Relatively unknown compared to the Serengeti, Ruaha National Park is Tanzania’s largest national park. Here you’ll find mostly European visitors, as opposed to the predominantly American tourists in the Serengeti. Given it’s remoteness, there are only a handful of camps within the park. The Kwihala Tent Camp is one of Asilia’s more basic tents. Like all Asilia’s camps, ninety-nine percent of the camp’s electricity runs on solar.
What the camp lacks in luxurious accommodation is made up by its warm hospitality, which would explain its high customer return rate.
Our “butler”, Elia, even took the time to teach us some Swahili phrases and the African board game Bao.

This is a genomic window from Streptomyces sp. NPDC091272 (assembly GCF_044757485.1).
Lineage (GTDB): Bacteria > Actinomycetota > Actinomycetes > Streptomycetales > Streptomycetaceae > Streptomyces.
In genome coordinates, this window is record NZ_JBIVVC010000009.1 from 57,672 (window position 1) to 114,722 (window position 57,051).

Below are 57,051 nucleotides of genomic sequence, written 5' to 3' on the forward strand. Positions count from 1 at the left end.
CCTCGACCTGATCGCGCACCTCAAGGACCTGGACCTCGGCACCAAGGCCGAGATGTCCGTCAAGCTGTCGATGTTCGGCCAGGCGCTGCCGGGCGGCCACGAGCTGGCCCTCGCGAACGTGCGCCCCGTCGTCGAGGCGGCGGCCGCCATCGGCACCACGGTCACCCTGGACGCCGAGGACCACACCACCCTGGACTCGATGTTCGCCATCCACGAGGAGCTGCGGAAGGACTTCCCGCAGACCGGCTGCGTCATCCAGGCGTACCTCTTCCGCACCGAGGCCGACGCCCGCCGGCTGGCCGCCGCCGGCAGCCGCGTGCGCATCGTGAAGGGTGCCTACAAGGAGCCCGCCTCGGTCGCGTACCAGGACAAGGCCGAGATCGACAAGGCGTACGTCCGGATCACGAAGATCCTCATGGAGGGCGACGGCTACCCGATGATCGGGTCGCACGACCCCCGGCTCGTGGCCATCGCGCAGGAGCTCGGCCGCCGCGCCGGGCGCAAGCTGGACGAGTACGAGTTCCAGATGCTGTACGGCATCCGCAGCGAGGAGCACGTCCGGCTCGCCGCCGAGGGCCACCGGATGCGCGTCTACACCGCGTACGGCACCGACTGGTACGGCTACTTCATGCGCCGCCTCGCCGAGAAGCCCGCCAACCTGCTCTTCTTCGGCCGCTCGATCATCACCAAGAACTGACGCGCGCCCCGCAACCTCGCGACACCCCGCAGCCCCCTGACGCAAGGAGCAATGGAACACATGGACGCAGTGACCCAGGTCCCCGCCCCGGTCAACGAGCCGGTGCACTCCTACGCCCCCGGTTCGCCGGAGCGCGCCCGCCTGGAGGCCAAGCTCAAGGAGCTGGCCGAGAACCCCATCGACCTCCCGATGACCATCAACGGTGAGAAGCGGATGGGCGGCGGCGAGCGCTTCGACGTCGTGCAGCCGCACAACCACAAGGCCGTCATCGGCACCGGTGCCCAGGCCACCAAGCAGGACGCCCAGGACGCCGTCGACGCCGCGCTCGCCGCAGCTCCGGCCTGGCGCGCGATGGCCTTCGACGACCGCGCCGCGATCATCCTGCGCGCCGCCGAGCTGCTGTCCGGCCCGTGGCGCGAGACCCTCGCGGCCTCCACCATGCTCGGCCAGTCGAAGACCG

The staff would also haul food and drinks into the bushes for unbeatable experiences.
Ruaha National Park is named after the Ruaha River, that takes on the form of a sand river during dry season.
Despite there not being any visible signs of water, animals flock here during dry season because water does exist. You just have to know where to find it.
The Ruaha National Park consists of 2 vegetation zones – the miombo woodlands typical of Zambia, and the acacia vegetation seen in northern Tanzania and Kenya, creating a varied landscape.
Compared to Nyerere National Park, animal sightings in Ruaha came easier in the open grassland. In addition to the big lion and elephant populations, there were herds of other animals.